Scarlett Edwards-Stewart has photographed everything from end zones to war zones. She’s confident she can ace this one little story to help her best friend’s failing magazine. At least, she would be if her super-sexy host wasn’t so tight lipped. But the more Scarlett works with Eli, the more she discovers that he’s not who he seems. Can his secret bring them closer together? Or will it be the very thing that tears them apart?

Eli Cross’s modus operandi is to operate with a firmly-affixed front of cocky deflecting, grinning-and-bearing, and simply be labelled as the good-for-nothing brother who’s also the least hardworking one on the farm that is in sore need of a good financial haul.

But his love has never been for agriculture like the rest of his brothers and being stuck in that position means to just stay as much under the radar and keep his love for journalism under wraps until it, well, all blows up in his face. And as we all know it, it does, upon the arrival of a famous photographer who’s out in the middle of nowhere as a favour for a friend.

I just wasn’t too convinced at the reason he had to keep his love for writing a secret because it simply doesn’t seem like something to be ashamed about. That he didn’t assert his own love for it while working on the farm was quite incomprehensible to me.

What was surprising though, was that the cocky, hell-if-I-care exterior was nowhere in sight when Scarlett shows up and tags along. He’s distanced but polite at first, without the charm that I thought he’d be laying on thick to deflect Scarlett’s curiosity about his personal life. Initially, I had a hard time figuring out how Eli/Scarlett would work out in ‘Crossing the Line’ but it eventually became clear that they were displaced in their own, similar ways—and acted out in an opposite manner—and in so doing, rather poignantly find their common ground.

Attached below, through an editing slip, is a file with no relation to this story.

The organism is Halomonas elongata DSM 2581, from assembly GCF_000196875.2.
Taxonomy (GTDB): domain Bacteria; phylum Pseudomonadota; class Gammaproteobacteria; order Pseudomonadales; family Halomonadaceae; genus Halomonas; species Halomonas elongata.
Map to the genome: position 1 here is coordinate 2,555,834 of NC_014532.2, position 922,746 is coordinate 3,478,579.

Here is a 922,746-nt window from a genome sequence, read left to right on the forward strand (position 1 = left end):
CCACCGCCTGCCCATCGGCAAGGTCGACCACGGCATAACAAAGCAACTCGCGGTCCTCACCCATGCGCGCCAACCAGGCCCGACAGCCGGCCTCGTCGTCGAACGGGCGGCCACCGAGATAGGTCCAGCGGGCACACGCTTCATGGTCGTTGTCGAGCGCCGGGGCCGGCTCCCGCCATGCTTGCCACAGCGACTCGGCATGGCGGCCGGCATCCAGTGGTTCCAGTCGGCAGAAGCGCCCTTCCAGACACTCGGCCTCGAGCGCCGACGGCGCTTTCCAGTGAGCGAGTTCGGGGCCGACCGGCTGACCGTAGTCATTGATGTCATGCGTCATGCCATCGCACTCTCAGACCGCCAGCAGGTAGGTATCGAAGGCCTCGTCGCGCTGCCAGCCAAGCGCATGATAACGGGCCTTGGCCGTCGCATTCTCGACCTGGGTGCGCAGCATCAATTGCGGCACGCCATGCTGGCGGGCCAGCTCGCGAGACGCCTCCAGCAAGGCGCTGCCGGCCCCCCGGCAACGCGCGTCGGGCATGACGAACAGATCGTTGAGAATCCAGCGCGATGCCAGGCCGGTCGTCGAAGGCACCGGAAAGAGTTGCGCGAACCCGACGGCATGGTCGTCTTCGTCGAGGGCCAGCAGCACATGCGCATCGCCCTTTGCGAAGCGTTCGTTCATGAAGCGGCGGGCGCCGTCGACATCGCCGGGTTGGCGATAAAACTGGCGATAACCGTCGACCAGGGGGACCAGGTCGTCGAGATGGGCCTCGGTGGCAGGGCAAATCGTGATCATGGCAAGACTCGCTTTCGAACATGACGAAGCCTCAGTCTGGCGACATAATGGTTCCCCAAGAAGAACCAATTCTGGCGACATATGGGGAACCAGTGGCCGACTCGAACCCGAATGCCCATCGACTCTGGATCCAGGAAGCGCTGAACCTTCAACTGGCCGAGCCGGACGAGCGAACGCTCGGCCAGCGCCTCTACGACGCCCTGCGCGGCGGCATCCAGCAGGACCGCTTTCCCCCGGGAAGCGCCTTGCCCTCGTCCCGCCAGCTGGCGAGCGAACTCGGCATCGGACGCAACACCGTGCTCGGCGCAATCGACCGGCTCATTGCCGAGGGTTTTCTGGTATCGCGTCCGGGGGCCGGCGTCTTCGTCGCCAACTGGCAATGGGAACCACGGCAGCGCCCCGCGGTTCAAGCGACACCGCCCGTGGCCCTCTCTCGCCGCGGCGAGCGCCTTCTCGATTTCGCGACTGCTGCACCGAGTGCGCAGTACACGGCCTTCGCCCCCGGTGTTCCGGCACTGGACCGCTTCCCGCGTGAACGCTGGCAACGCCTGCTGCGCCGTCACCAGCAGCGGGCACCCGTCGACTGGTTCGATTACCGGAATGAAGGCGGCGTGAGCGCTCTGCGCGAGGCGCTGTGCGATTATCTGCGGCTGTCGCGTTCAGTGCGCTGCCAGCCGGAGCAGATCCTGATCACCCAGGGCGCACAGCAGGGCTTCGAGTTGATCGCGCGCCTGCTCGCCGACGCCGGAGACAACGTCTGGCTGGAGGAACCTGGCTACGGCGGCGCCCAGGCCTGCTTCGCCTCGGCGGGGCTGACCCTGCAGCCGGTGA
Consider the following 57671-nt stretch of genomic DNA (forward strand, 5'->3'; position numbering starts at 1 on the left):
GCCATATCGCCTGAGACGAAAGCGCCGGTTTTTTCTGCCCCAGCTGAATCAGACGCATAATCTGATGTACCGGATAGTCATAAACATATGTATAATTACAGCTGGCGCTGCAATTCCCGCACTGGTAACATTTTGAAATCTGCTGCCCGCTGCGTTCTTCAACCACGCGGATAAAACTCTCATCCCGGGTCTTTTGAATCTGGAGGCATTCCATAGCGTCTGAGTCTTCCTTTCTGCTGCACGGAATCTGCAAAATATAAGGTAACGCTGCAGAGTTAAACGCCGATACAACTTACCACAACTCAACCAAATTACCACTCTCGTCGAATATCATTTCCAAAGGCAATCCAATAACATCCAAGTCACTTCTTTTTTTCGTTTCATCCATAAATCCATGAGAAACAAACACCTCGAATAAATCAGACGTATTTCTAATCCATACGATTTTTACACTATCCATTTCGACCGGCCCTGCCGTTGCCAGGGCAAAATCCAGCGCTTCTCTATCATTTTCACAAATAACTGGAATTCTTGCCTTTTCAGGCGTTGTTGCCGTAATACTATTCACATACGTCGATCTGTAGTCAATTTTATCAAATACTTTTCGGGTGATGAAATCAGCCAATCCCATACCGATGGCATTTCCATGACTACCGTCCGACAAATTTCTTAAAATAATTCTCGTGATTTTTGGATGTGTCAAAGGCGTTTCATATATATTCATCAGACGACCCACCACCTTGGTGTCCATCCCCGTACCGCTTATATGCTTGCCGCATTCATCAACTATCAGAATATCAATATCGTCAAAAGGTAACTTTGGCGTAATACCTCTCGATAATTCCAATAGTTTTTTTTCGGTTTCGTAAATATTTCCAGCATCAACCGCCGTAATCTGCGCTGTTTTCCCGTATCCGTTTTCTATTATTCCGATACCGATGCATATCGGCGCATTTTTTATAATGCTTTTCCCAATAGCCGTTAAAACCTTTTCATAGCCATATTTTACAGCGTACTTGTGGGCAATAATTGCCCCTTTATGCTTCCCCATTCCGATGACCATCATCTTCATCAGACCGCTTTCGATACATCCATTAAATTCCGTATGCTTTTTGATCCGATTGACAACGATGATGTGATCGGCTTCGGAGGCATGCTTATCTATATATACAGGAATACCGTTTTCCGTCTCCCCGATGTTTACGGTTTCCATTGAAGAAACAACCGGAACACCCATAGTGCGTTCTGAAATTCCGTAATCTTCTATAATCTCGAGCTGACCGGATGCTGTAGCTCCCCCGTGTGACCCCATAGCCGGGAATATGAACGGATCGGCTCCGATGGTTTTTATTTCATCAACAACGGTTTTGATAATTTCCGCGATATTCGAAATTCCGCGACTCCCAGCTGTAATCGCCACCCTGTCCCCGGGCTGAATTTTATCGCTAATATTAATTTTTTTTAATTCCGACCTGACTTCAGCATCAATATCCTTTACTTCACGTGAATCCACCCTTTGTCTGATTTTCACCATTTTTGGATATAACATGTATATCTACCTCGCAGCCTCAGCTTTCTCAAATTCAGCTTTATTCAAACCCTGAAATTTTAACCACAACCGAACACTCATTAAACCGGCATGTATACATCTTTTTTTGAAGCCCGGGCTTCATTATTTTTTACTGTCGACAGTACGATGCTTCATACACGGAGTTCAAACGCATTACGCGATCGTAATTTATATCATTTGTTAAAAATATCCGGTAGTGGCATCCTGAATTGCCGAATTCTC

I wasn’t entirely sure what purpose the last bit of drama that came in at the end served though (apart from inserting the customary-ending conflict between Eli and Scarlett) and that kind of threw me off the narrative a bit. The ending as a result, came rather abruptly and we don’t really know how Eli/Scarlett work their arrangement out past their love declarations so that felt a little unfinished.

That part aside, Kimberly Kincaid’s writing is always lovely to read. It’s flowing and easy, and ‘Crossing the Line’ is no different. Thee three Cross brothers are well on their way to get their HEAs and because the grumpy ones do tend to excite me more, I’m already expecting Owen’s story to be a hoot.

three-stars

The Hunting Grounds by Katee Robert

Posted in Advanced Reader Copy/ Mystery/Crime/ Netgalley/ Reviews/ Romantic Suspense 4th July 2017
The Hunting Grounds by Katee RobertThe Hunting Grounds by Katee Robert
Series: Hidden Sins #2
Published by Montlake Romance on July 25th 2017
Pages: 318
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two-stars

Maggie Gaines used to be an FBI agent—top of her class and one of the bright, up-and-coming stars—until she spectacularly fell apart during her first high-profile case. That was eight years ago. Now she’s a ranger at Glacier National Park, and she’s found some measure of peace. But when the body of a murdered woman is discovered, she must finally put the past behind her and work with the one man she thought she’d never see again.

For months, Vic Sutherland has been hunting a killer who’s been targeting unsuspecting hikers in national parks—and now the predator has come to Glacier. Vic knows the case will bring him face-to-face with his former partner, yet nothing can prepare him for seeing Maggie again after all these years, or for the memories of passion it stirs in both of them.